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Black Swan Green by David Mitchell: not a scary book. Rebekah Send a noteboard - 15/08/2010 04:34:30 PM

The year is 1982. Margaret Thatcher is Prime Minister, Duran Duran is at the top of the charts, and Britain is about to go to war with Argentina over some islands at the bottom of the world. Black Swan Green in Worcestershire, however, remains the same quiet place. According to 13-year-old Jason, it’s the deadest village in the world. But 1982 has a few surprises in store.

Black Swan Green, published in 2006, is David Mitchell's fourth book. It's a complete change of pace and style from his previous novel (Cloud Atlas), and works on a different level. The story, semi-autobiographical, is of 13 months in a young boy's life. A boring premise, perhaps, but Mitchell takes that simple beginning and weaves in elements of gothic horror and literary criticism, amongst other things, to create a rich story.

School-yard bullies, questions of reputation, and how to avoid being beaten up are common themes of literature involving adolescents. So Mitchell's narrator has to struggle with extra problems: a stutter, and a penchant for writing poetry, both of which, if discovered, will seriously ruin Jason's social standing. As he struggles with these issues, he meets some unusual people who challenge his way of thinking and force/help him to become more assertive.

As with Cloud Atlas, Mitchell's interest in language can be seen in this book. He plays with teen slang and various accents, using them to comment on society in subtle ways. The use of a child as narrator also allows him to question social mores in a more direct manner than he could have done with a less naive character. Jason's comments are frequently delightful, although occasionally they make you wonder whether a 13 year old would say or even think in that way.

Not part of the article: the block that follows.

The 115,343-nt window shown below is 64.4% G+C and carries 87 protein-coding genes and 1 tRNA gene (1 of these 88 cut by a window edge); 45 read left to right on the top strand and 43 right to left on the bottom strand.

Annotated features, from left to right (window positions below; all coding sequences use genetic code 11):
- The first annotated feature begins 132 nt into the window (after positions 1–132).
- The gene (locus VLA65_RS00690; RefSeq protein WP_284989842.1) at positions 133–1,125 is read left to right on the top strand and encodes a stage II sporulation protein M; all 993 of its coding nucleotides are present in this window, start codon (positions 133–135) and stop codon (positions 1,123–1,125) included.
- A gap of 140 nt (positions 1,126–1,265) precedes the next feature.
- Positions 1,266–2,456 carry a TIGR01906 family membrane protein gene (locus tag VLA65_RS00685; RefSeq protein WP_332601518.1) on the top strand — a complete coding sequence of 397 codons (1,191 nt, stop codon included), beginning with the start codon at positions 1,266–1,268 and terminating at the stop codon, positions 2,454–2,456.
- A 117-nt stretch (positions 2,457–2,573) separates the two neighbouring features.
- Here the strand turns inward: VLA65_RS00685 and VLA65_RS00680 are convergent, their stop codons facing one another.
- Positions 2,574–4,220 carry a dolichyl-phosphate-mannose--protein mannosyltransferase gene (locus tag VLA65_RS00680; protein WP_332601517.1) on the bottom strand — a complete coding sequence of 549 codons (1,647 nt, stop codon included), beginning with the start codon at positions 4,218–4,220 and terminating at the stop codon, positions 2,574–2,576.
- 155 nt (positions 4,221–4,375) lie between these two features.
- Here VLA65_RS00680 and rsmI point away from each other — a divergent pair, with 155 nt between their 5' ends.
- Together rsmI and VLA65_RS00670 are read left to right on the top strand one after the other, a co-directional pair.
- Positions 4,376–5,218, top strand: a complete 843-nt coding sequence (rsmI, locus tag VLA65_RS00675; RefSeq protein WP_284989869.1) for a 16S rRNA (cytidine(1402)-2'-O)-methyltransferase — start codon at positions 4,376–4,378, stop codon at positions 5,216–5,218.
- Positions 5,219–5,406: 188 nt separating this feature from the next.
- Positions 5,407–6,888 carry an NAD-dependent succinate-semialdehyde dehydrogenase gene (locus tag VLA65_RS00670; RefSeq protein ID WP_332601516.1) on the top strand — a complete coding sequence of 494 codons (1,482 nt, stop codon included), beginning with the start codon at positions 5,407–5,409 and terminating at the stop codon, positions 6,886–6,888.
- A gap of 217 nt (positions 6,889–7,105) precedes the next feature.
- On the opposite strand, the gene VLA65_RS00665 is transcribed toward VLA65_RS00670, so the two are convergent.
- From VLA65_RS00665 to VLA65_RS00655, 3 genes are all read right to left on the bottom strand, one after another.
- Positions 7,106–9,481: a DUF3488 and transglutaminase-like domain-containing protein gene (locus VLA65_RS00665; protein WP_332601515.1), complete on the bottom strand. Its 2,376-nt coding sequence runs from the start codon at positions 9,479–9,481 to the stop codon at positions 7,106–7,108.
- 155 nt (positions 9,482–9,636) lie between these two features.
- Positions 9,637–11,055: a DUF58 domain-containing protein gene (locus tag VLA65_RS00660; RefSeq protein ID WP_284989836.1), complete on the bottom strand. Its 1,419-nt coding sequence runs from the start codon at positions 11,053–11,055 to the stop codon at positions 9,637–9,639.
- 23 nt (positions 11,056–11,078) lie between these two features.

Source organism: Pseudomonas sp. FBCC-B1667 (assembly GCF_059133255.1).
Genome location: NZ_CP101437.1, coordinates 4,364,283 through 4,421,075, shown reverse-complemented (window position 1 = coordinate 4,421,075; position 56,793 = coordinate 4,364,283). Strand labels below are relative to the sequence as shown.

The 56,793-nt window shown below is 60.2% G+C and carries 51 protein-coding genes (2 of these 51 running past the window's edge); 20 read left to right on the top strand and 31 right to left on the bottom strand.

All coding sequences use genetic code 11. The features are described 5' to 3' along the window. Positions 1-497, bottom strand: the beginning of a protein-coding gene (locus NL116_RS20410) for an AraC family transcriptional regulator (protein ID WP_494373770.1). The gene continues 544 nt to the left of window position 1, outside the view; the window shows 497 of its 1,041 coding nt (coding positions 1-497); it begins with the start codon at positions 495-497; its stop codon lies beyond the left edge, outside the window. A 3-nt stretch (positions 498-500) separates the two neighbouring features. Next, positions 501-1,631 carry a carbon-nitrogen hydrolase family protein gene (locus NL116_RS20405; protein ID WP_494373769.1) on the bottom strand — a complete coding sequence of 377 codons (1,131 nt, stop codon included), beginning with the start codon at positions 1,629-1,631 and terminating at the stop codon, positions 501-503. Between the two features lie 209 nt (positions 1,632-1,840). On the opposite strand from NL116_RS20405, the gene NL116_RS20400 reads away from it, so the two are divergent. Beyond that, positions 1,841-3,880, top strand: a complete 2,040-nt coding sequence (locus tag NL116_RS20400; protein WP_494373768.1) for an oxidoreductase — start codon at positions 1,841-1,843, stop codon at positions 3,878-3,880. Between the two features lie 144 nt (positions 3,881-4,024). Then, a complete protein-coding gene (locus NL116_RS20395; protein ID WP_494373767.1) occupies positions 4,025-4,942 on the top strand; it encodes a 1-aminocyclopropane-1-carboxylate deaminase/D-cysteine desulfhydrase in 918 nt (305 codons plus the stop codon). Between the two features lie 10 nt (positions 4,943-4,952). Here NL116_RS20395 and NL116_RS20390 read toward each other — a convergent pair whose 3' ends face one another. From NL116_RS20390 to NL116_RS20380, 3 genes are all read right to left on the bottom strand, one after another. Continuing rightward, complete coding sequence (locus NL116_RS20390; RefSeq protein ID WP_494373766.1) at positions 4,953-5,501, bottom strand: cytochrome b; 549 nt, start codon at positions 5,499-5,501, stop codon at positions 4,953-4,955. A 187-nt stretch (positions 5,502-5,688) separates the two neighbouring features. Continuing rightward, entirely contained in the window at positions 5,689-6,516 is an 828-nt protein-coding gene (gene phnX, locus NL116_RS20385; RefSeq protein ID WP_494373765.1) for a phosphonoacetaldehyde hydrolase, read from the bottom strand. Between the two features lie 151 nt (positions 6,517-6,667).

The setting feels very authentic, and Mitchell put a lot of effort into ensuring that the songs, TV shows and food referenced fit perfectly into the era. There is a real feeling of stepping back into the Cold War past.

Overall, Black Swan Green is a very enjoyable, sometimes disturbing, often moving slice of life. It reminds us that the nostalgia we often feel for our younger days can be misplaced, as teenage years are not necessarily simpler or more charming. But it also encourages us to remember the people whose influence shaped our futures and helped us to become the people we are today.

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Outside of a dog, a book is man's best friend. Inside of a dog it's too dark to read. - Groucho Marx
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Black Swan Green by David Mitchell: not a scary book. - 15/08/2010 04:34:30 PM 3791 Views
Not scary? - 15/08/2010 07:09:26 PM 684 Views
That was it. - 15/08/2010 10:39:40 PM 683 Views
The cover looks nice - 15/08/2010 07:34:44 PM 693 Views
It's an appropriate cover. - 15/08/2010 10:54:48 PM 669 Views
I like David Mitchell. But this is definately my least favourite of his works. *NM* - 15/08/2010 10:14:39 PM 372 Views
Why? *NM* - 15/08/2010 10:26:45 PM 346 Views
I think it's a bit too focused if that makes sense. - 15/08/2010 10:29:11 PM 607 Views
I think that's half the point. - 15/08/2010 10:42:58 PM 843 Views
He's brilliant. Also Ghostwritten is AMAZING. I buy it for my friends! *NM* - 15/08/2010 10:44:43 PM 355 Views
Found this at the local second hand store for 4 euros. - 17/08/2010 08:37:42 PM 664 Views
Oooh, nice. - 17/08/2010 08:42:10 PM 766 Views
I'm about half-way through it - 01/11/2010 02:14:23 PM 618 Views
Ok. I finally finished it. *slight spoilers* - 28/11/2010 11:22:29 AM 805 Views

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